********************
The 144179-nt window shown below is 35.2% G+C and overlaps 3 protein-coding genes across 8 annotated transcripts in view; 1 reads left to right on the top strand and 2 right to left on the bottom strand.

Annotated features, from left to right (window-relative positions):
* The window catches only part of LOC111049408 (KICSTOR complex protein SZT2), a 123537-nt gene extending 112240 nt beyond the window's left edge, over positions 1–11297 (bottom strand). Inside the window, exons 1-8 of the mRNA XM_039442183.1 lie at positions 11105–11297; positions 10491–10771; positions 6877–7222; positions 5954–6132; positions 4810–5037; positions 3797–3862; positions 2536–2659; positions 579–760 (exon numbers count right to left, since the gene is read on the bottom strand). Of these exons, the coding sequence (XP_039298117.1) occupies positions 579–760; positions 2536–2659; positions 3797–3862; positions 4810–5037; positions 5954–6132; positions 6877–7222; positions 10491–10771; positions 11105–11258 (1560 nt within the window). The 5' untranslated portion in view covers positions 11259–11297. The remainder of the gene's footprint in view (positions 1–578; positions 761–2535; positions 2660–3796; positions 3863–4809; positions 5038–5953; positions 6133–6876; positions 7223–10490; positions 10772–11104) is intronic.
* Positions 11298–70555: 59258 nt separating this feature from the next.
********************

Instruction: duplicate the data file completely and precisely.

The 144179-nt window shown below is 35.2% G+C and overlaps 3 protein-coding genes across 8 annotated transcripts in view; 1 reads left to right on the top strand and 2 right to left on the bottom strand.

Annotated features, from left to right (window-relative positions):
* The window catches only part of LOC111049408 (KICSTOR complex protein SZT2), a 123537-nt gene extending 112240 nt beyond the window's left edge, over positions 1–11297 (bottom strand). Inside the window, exons 1-8 of the mRNA XM_039442183.1 lie at positions 11105–11297; positions 10491–10771; positions 6877–7222; positions 5954–6132; positions 4810–5037; positions 3797–3862; positions 2536–2659; positions 579–760 (exon numbers count right to left, since the gene is read on the bottom strand). Of these exons, the coding sequence (XP_039298117.1) occupies positions 579–760; positions 2536–2659; positions 3797–3862; positions 4810–5037; positions 5954–6132; positions 6877–7222; positions 10491–10771; positions 11105–11258 (1560 nt within the window). The 5' untranslated portion in view covers positions 11259–11297. The remainder of the gene's footprint in view (positions 1–578; positions 761–2535; positions 2660–3796; positions 3863–4809; positions 5038–5953; positions 6133–6876; positions 7223–10490; positions 10772–11104) is intronic.
* Positions 11298–70555: 59258 nt separating this feature from the next.